Car Accident FAQs

Auto Accident?

SOME IMPORTANT INFORMATION
The following is a brief discussion of some of the issues we at Taradash Law Office have found important to our clients who were involved in automobile accidents. It is based on Illinois law in effect at the time of this writing and is not intended to provide specific legal advice or all of the information you may need to know in the event of an automobile accident. You should consult with an experienced lawyer for specific legal advice and more detailed information.

AUTO ACCIDENT ISSUES
LIABILITY - Who Is at fault
INSURANCE- Who is going to pay
INSURANCE COMPANIES AND ADJUSTERS
PROPERTY DAMAGE- How will You Get Your Car Fixed
DAMAGES - What are you entitled to
MEDICAL ISSUES

SETTLEMENT- When do you get paid
PROBATE AND OTHER ESTATE MATTERS
STATUTE OF LIMITATIONS - How much time do you have CLAIMS AGAINST THE STATE OR FEDERAL GOVERNMENT LITIGATION - When to sue
MEDICAL LIENS AND LETTERS OF PROTECTION
OUR FEES

LIABILITY - Who is at fault
If you've been in an accident, one of you first concerns is who was "at fault" for the accident. This is often difficult to determine, especially if there are no independent witnesses. The police officer may make a preliminary determination of fault at the scene and include this in the police report. If you are listed as being partially or solely responsible for the accident, do not accept this determination without consulting a lawyer. An experienced lawyer should review the facts attic accident with you and may recommend that some additional investigation be done to establish who was at fault.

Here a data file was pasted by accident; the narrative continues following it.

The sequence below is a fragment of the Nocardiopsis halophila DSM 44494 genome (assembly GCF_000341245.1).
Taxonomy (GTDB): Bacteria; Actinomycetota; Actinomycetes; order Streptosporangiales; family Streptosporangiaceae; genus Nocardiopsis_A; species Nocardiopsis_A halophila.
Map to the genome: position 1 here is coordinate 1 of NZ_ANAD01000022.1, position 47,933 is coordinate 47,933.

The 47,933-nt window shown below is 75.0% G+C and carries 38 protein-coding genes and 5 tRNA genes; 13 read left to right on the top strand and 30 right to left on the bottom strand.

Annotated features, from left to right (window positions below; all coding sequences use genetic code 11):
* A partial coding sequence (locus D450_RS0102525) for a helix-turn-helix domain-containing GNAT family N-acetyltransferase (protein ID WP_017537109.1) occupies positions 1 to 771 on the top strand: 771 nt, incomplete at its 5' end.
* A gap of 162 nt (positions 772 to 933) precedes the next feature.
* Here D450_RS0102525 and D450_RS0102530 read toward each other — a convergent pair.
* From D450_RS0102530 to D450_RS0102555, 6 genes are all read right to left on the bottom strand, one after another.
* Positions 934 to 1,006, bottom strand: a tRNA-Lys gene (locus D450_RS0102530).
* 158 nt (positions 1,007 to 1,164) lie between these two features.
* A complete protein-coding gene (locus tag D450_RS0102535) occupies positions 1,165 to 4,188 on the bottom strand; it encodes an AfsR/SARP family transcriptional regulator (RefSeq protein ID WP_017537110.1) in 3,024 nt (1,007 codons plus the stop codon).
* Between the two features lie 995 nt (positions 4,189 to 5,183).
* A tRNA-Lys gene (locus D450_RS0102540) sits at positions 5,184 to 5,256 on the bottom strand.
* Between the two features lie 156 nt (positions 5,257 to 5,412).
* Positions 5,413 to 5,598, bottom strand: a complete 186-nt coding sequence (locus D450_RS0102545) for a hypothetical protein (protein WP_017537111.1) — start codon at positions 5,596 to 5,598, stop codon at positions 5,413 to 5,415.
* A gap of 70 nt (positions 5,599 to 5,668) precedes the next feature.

Even if you were partially at fault, this does not prevent you from being compensated for your injuries. In Illinois, the law provides that you may recover from the other party who caused the accident according to that party's percent of fault for the accident (up to 50%). For example, you were involved in an accident at an intersection and the court find you were 20% at fault. This would mean that you could recover 80% b of your damages (medical expenses, lost wages, pain and suffering, etc.) the other driver who was found to be 80% at fault Also, you would be 20% responsible for the damages of the other driver.

INSURANCE - Who is going to pay
As you probably are aware, many people in Illinois do not carry insurance on their cars. If you are in an accident with an uninsured motorist, you still may be able to recover for your injuries from your own insurance company. Even if you do not have uninsured-motorist coverage on the car involved in the accident, you still may be able to recover if you or a relative with whom you reside has uninsured-motorist coverage on any vehicle in the household. Also, the fact that you did not have insurance on the car you were driving does not prevent you from recovering for your injuries or damages to your car. We urge you to consult with an experienced lawyer immediately to determine what insurance coverage may be available to you from all sources.

INSURANCE COMPANIES & ADJUSTERS